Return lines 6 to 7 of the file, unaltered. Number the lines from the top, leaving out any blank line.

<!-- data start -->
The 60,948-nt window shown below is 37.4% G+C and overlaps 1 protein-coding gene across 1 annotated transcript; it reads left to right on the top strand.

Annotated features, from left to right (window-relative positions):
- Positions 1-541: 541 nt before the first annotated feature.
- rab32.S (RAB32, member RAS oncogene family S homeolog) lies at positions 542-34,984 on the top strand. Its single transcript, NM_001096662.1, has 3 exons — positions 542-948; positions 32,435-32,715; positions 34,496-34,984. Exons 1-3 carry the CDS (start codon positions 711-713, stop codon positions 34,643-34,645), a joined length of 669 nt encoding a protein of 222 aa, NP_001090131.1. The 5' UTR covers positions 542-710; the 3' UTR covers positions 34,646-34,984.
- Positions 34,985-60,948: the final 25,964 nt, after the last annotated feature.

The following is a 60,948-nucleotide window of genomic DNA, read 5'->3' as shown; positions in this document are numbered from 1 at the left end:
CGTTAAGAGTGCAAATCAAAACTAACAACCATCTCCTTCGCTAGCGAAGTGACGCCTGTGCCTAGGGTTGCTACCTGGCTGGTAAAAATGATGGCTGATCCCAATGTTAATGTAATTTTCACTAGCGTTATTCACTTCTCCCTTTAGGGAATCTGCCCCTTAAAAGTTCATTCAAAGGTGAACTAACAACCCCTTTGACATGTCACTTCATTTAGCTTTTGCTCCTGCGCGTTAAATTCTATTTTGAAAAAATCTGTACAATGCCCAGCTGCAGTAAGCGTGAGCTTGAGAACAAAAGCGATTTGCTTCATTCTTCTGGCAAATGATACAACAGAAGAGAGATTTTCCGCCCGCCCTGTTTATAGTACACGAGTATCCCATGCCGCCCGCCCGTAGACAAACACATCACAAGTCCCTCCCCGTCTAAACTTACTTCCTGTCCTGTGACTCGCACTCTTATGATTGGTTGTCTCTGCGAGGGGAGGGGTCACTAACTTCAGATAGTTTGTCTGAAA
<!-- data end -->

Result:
The following is a 60,948-nucleotide window of genomic DNA, read 5'->3' as shown; positions in this document are numbered from 1 at the left end:
CGTTAAGAGTGCAAATCAAAACTAACAACCATCTCCTTCGCTAGCGAAGTGACGCCTGTGCCTAGGGTTGCTACCTGGCTGGTAAAAATGATGGCTGATCCCAATGTTAATGTAATTTTCACTAGCGTTATTCACTTCTCCCTTTAGGGAATCTGCCCCTTAAAAGTTCATTCAAAGGTGAACTAACAACCCCTTTGACATGTCACTTCATTTAGCTTTTGCTCCTGCGCGTTAAATTCTATTTTGAAAAAATCTGTACAATGCCCAGCTGCAGTAAGCGTGAGCTTGAGAACAAAAGCGATTTGCTTCATTCTTCTGGCAAATGATACAACAGAAGAGAGATTTTCCGCCCGCCCTGTTTATAGTACACGAGTATCCCATGCCGCCCGCCCGTAGACAAACACATCACAAGTCCCTCCCCGTCTAAACTTACTTCCTGTCCTGTGACTCGCACTCTTATGATTGGTTGTCTCTGCGAGGGGAGGGGTCACTAACTTCAGATAGTTTGTCTGAAA